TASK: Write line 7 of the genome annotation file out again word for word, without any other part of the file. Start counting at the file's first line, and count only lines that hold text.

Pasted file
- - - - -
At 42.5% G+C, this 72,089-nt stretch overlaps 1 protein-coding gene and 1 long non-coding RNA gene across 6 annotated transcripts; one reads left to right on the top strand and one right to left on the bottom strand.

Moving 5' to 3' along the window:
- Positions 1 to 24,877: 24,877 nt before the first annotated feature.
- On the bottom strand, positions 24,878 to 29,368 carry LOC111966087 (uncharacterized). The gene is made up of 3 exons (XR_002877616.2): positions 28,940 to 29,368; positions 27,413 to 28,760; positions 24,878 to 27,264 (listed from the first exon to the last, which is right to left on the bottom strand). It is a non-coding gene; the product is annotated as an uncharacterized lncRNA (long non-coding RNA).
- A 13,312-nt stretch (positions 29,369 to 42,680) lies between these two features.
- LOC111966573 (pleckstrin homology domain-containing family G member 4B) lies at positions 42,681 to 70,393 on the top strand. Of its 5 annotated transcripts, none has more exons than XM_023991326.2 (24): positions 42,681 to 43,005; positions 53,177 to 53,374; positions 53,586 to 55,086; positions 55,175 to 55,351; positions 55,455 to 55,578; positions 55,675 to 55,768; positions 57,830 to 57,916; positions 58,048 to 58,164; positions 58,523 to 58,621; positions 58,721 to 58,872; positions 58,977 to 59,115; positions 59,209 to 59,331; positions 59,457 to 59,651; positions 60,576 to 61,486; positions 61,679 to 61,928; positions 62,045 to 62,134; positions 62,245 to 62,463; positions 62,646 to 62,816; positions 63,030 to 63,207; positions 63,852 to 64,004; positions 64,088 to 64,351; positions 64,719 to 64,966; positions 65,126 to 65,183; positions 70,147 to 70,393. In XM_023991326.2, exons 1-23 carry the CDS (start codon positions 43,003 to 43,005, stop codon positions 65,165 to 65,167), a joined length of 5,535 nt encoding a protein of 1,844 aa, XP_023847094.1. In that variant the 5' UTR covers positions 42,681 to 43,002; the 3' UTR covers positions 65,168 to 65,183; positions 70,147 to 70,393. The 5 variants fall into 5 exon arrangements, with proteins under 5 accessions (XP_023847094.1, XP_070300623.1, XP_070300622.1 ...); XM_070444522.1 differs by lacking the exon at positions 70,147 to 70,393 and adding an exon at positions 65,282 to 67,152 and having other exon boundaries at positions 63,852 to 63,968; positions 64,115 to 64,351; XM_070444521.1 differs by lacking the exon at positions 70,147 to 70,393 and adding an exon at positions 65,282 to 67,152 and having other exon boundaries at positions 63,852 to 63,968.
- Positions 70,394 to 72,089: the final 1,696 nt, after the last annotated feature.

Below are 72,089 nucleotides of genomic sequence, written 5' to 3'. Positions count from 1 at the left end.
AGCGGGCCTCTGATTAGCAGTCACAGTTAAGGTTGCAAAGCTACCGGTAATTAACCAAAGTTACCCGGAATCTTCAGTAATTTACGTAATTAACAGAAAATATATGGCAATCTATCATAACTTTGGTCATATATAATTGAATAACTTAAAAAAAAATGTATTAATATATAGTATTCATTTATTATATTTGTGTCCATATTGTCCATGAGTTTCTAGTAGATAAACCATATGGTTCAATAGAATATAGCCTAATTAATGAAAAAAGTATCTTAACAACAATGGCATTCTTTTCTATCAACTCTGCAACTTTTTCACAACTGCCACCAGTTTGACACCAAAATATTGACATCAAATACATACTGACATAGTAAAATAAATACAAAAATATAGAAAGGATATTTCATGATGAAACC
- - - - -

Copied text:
- Positions 70,394 to 72,089: the final 1,696 nt, after the last annotated feature.